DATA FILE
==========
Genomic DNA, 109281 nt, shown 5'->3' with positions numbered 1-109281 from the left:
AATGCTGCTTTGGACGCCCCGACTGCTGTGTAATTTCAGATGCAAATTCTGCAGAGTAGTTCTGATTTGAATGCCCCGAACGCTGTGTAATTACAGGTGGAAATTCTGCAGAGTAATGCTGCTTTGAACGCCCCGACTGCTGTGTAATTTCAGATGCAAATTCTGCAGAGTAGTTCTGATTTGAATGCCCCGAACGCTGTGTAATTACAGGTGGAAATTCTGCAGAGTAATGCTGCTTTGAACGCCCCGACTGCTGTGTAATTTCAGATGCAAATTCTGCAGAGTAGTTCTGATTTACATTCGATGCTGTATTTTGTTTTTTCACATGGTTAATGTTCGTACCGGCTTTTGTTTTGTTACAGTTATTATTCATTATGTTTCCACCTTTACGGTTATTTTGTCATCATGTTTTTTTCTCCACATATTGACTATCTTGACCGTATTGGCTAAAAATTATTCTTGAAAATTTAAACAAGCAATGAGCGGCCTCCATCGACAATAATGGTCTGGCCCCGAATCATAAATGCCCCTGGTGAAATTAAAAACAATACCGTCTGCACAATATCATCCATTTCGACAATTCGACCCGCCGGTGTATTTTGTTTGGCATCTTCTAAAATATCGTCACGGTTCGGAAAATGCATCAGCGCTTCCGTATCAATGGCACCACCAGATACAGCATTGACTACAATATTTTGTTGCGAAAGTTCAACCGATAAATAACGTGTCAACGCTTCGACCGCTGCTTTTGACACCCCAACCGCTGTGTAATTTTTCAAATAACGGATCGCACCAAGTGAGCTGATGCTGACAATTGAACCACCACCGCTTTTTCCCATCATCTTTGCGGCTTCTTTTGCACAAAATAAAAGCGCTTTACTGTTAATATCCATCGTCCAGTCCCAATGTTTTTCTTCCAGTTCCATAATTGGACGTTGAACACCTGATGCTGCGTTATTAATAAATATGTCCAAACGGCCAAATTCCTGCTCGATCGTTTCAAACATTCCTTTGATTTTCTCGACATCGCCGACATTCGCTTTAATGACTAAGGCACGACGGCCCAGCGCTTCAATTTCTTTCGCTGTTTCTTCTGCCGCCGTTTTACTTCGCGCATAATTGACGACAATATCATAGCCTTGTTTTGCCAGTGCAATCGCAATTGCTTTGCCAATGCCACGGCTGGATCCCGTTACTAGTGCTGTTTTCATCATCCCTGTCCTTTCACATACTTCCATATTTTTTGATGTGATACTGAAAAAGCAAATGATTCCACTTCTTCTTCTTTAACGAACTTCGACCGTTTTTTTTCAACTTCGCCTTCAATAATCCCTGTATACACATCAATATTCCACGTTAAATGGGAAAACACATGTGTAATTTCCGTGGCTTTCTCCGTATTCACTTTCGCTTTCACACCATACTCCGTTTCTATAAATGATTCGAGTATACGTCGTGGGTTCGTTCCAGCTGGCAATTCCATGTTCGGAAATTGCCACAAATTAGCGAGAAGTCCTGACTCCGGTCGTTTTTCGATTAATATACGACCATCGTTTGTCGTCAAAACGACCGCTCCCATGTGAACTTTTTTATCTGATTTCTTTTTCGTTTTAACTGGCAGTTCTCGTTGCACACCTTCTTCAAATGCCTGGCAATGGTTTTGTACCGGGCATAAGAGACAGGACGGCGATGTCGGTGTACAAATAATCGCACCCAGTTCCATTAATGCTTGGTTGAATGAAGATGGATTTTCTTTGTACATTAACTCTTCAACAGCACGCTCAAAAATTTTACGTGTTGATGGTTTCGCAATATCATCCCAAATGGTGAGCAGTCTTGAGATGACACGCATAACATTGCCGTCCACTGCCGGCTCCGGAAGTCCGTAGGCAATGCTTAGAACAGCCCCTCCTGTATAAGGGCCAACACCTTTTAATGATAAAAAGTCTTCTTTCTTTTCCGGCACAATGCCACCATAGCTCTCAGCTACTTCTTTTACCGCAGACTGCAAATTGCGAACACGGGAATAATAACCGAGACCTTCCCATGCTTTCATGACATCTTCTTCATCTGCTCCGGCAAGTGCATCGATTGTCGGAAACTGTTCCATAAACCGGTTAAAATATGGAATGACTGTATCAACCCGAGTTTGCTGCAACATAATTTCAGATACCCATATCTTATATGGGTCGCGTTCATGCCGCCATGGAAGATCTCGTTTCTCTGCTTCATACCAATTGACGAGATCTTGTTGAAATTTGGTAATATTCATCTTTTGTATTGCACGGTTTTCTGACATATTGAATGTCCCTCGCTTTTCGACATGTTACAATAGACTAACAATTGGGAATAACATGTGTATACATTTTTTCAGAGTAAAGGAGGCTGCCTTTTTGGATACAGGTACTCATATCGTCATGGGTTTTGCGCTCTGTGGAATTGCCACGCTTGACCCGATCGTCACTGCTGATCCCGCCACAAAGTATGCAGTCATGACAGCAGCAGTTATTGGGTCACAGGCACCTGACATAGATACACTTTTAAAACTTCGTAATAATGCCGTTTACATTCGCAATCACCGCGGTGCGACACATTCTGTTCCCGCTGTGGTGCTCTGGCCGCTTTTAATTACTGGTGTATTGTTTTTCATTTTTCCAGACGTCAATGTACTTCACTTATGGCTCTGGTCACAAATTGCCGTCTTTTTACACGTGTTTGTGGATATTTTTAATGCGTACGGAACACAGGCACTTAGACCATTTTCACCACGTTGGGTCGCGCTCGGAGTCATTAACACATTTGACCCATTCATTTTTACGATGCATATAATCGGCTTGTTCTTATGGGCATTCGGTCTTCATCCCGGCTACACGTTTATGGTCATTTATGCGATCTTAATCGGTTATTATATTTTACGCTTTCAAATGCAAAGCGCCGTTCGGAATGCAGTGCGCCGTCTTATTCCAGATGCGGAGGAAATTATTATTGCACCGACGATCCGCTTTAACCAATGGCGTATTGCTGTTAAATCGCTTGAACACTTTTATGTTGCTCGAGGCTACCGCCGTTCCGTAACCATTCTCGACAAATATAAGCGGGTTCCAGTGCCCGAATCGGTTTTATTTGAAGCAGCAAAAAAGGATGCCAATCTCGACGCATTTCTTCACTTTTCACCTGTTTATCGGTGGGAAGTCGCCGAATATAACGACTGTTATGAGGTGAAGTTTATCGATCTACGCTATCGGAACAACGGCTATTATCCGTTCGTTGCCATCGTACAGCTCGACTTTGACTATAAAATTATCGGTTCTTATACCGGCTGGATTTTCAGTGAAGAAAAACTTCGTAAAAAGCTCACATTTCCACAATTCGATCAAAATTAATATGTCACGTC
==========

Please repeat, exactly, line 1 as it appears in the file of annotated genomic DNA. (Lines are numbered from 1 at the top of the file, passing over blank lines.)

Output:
Genomic DNA, 109281 nt, shown 5'->3' with positions numbered 1-109281 from the left: